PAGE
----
Any company setting up customer service on Twitter has to deal with the same issues it has with other methods of support but with new twists.
1. How to get the customer to the person with the right skills to respond to the question or problem the customer wants resolved. The person with the right level of skill can quickly resolve the customer’s issue. than someone with minimal or no skill. There are a few techniques customer service organization use. One technique is to cross train everyone on all the possible questions the customer could have, document them, preferably on line so the customer service agent can quickly refer to them. This is not always possible if you have many products and services. A second system is to have a generalist on the phone who listens to the customer problem and ‘hot transfers’ them to the person with appropriate skill. The third technique is a generalist taking basic information who then takes the number of the customer for a ‘call back’. The customers like this last technique the least due to time delays and telephone tag, where the customer and the support person cannot ‘connect’ on the phone during the call back process.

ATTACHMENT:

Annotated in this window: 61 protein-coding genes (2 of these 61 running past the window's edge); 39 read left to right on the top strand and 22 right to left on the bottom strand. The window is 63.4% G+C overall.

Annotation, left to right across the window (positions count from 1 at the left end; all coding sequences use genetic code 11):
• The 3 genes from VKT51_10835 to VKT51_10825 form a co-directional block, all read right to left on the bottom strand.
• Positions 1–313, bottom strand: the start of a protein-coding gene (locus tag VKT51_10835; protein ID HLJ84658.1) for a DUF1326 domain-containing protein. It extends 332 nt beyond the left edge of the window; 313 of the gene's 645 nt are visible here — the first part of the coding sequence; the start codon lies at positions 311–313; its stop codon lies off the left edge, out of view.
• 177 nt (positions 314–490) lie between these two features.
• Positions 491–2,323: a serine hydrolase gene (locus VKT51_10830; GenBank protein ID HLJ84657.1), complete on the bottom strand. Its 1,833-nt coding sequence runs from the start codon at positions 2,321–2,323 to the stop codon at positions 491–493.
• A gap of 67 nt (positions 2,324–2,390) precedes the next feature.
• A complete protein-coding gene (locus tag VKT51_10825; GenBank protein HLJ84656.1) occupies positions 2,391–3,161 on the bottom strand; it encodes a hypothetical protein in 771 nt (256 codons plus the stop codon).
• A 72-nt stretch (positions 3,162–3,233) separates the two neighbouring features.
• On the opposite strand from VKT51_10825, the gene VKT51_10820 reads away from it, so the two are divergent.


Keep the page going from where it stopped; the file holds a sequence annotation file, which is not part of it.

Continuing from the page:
Using Twitter for customer service provides a company the nature of the customer’s problem in written form on Twitter so the person with the right skill can be engaged to respond, without going through a generalist. However, that is the theory. In the real world, customers are not articulate on what their real problem is and 140 Characters can be limiting.
2.Responsiveness: how fast can the customer’s problem be resolved. Some transactions or questions can be done quickly but others may take more work and investigation. In the case of Dell below, they ask the customer if Technical Support has been able to help.
Tactics with Twitter need to ensure that the customer is responded to quickly but the resources that are brought to help the customer may have to be in a technical organization which needs more interaction with the customer.
3. How to use to communicate. Telephone is fully flexible, dialogue goes back and forth quickly. Email techniques have a built in lag. Twitter can be very quick for communication BUT 140 characters is very limiting.
Best practices of companies using Twitter for customer service, as covered in blog post titled Customer Service using Twitter?, shows that companies using Twitter for customer service are really doing is using Twitter to engage with the customer and direct them to the right customer service resource and then following up later to ensure customer satisfaction.